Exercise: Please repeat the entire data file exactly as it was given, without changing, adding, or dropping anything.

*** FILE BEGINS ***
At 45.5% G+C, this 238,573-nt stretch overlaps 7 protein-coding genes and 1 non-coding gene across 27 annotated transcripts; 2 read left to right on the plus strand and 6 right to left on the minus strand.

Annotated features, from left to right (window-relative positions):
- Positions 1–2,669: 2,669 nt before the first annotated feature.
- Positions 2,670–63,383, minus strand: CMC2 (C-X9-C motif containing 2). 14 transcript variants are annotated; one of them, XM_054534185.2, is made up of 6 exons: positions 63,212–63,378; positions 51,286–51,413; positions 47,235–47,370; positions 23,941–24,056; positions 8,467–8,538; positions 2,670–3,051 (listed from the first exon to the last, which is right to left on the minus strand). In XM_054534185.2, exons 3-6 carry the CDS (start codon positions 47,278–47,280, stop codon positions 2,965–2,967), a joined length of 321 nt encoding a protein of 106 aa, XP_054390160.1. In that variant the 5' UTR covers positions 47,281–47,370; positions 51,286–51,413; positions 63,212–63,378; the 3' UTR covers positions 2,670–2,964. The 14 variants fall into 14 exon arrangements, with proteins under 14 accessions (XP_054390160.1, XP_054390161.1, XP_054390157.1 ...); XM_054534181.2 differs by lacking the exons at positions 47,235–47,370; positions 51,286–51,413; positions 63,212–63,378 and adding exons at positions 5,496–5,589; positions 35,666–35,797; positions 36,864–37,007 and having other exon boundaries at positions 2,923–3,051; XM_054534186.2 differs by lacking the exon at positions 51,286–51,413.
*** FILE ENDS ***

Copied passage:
At 45.5% G+C, this 238,573-nt stretch overlaps 7 protein-coding genes and 1 non-coding gene across 27 annotated transcripts; 2 read left to right on the plus strand and 6 right to left on the minus strand.

Annotated features, from left to right (window-relative positions):
- Positions 1–2,669: 2,669 nt before the first annotated feature.
- Positions 2,670–63,383, minus strand: CMC2 (C-X9-C motif containing 2). 14 transcript variants are annotated; one of them, XM_054534185.2, is made up of 6 exons: positions 63,212–63,378; positions 51,286–51,413; positions 47,235–47,370; positions 23,941–24,056; positions 8,467–8,538; positions 2,670–3,051 (listed from the first exon to the last, which is right to left on the minus strand). In XM_054534185.2, exons 3-6 carry the CDS (start codon positions 47,278–47,280, stop codon positions 2,965–2,967), a joined length of 321 nt encoding a protein of 106 aa, XP_054390160.1. In that variant the 5' UTR covers positions 47,281–47,370; positions 51,286–51,413; positions 63,212–63,378; the 3' UTR covers positions 2,670–2,964. The 14 variants fall into 14 exon arrangements, with proteins under 14 accessions (XP_054390160.1, XP_054390161.1, XP_054390157.1 ...); XM_054534181.2 differs by lacking the exons at positions 47,235–47,370; positions 51,286–51,413; positions 63,212–63,378 and adding exons at positions 5,496–5,589; positions 35,666–35,797; positions 36,864–37,007 and having other exon boundaries at positions 2,923–3,051; XM_054534186.2 differs by lacking the exon at positions 51,286–51,413.